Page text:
As a city, Edmonton enjoys a prized location in the picturesque North Saskatchewan River Valley, an urban parkland 22 times larger than New York City's Central Park, with miles of multiuse trails for walking, cross-country skiing and cycling.
The river valley, which was visible from our room at the Fairmont Hotel Macdonald, was also the site of Edmonton's annual summer Folk Music Festival, where thousands gathered on the grassy, sloping hills of Gallagher Park to enjoy musical greats like the multi-talented Andrew Bird, West Africa's Angelique Kidjo (in whose melodies we could hear traces of the Caribbean), and the Preservation Hall Jazz Band.
And who can forget Grammy Award-winning Lyle Lovett, or Edmonton's very own k.d. lang, an amazing talent who closed the show.
With all the fun, one tends to build up an appetite, so a good bet is d'Lish Urban Kitchen & Wine Bar, an intimate place near the art galleries around 124th Street. Here we sampled the "Have Faith" menu, a "surprise," five-course vegetarian affair prepared by executive chef Jason Durling.
The Muttart Conservatory is another Edmonton attraction
There were dishes like mellow sweet potato soup, zucchini cannelloni stuffed with mushrooms, red peppers and onions, and green zucchini squash filled with quinoa pear-and-apricot puree.
Edmonton is a city of colorful neighborhoods, like Old Strathcona, where an unusual place to eat is the Dadeo Diner & Bar. The restaurant's vinyl booths and mini-jukeboxes reminded me of places I used to frequent years ago.
Old Strathcona is also where to find Edmonton's great farmers market, held every Saturday morning in an old building. One of the craftspeople we met at the market was Carolan Fuhr, who uses recycled glass and showed off her beautiful, mosaic-covered guitar. Downtown Edmonton also has a surprising number of dining options: The Blue Plate Diner serves items like maple-glazed corn bread and the popular "Mac-n-Cheese."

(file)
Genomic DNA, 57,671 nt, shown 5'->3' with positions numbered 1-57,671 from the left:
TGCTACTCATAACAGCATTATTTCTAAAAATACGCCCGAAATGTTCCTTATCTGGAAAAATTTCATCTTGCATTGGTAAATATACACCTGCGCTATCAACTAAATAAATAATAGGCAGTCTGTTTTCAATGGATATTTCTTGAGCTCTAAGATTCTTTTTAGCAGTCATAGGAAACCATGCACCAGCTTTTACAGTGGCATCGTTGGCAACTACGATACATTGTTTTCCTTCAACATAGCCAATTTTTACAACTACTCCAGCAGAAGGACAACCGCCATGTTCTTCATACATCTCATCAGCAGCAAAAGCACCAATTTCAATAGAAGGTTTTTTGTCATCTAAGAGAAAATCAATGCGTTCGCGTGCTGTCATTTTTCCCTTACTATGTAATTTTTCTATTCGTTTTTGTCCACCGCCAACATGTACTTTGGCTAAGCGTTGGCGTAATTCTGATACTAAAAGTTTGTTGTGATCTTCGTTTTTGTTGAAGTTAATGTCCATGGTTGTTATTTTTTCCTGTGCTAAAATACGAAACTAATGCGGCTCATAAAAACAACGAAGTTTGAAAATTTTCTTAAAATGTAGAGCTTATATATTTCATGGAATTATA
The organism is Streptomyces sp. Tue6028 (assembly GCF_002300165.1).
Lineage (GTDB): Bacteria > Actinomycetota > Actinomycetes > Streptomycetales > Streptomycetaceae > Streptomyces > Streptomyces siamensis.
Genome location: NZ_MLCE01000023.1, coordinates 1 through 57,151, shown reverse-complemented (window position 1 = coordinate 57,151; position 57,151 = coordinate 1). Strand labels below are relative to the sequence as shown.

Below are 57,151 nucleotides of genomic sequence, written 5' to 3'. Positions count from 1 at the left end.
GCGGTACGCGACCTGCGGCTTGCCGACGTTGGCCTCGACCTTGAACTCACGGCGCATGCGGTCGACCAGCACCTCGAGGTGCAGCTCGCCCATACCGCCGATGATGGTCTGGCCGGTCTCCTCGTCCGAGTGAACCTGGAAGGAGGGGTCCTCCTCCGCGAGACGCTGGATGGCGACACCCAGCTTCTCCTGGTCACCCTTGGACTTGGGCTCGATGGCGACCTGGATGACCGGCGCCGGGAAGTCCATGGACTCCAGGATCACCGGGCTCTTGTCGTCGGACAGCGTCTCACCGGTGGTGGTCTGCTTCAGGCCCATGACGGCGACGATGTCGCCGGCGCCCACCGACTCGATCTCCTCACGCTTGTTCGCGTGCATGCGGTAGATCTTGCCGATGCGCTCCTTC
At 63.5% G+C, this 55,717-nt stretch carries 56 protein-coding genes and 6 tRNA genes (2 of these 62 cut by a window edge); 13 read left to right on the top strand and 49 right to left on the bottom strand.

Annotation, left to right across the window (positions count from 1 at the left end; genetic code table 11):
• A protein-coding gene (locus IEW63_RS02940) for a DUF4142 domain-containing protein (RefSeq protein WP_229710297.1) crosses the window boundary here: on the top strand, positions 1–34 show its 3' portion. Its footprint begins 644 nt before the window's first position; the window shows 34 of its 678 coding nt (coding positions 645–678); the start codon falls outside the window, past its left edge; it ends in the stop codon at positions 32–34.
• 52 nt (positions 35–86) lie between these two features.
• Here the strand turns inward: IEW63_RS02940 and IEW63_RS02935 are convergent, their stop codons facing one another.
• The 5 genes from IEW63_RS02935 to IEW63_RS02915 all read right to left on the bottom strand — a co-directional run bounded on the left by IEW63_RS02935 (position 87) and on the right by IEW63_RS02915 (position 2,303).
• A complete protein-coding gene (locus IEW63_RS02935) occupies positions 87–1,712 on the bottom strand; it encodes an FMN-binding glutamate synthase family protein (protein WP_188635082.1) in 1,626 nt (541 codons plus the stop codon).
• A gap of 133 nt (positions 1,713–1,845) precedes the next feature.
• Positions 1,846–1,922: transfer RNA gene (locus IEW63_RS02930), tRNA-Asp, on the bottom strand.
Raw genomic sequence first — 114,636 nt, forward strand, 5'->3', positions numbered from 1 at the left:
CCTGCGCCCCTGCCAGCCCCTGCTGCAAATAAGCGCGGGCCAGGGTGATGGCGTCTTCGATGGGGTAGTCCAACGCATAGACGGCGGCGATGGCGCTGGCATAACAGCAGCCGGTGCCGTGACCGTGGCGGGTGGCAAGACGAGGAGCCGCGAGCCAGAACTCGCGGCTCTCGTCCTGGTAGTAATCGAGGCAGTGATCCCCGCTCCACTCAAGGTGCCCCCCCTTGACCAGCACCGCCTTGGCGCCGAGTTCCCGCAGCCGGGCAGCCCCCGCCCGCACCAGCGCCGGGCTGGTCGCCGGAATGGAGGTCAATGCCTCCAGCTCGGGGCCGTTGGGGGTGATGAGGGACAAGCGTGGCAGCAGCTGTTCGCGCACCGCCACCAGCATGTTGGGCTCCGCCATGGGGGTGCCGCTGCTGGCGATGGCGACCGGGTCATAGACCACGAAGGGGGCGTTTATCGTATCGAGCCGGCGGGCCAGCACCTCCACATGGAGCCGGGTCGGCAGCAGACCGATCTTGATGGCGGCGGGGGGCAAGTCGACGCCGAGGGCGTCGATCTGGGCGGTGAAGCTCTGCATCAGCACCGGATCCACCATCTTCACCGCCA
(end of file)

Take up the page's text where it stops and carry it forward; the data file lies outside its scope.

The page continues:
Another highlight of any visit to Edmonton is, of course, its flourishing art world. "My Banff," large photographs by Sarah Fuller of some of the "ordinary" people of Banff, was featured at the Art Gallery of Alberta, a modernistic building with striking angular windows and bold steel at Sir Winston Churchill Square.
Meanwhile, Edmonton's Muttart Conservatory showcased a subtropical jungle, a dry desert, a temperate forest and a lovely floral paradise in four large, pyramid-shaped structures.
For more "recent" history, there's Fort Edmonton Park, a 158-acre living museum and old fur trading post on the shores of the North Saskatchewan River.
Here you can drop into some of Edmonton's key periods — a fur trading fort at the end of the 18th century, and streets from 1885, 1905 and the 1920s.
While urban Edmonton has much to offer, the city sits on the edge of nature in all its glory, so we escaped to the world of summer camping — and herds of bison at Elk Island National Park, about an hour away by car.
Whether one comes to Edmonton for its urban treasures or for the wonders of nature, this city — this shtetl, if you will — is a shining star on Canada's western prairie.
For more information about Edmonton, visit:; for information about the province of Alberta, see: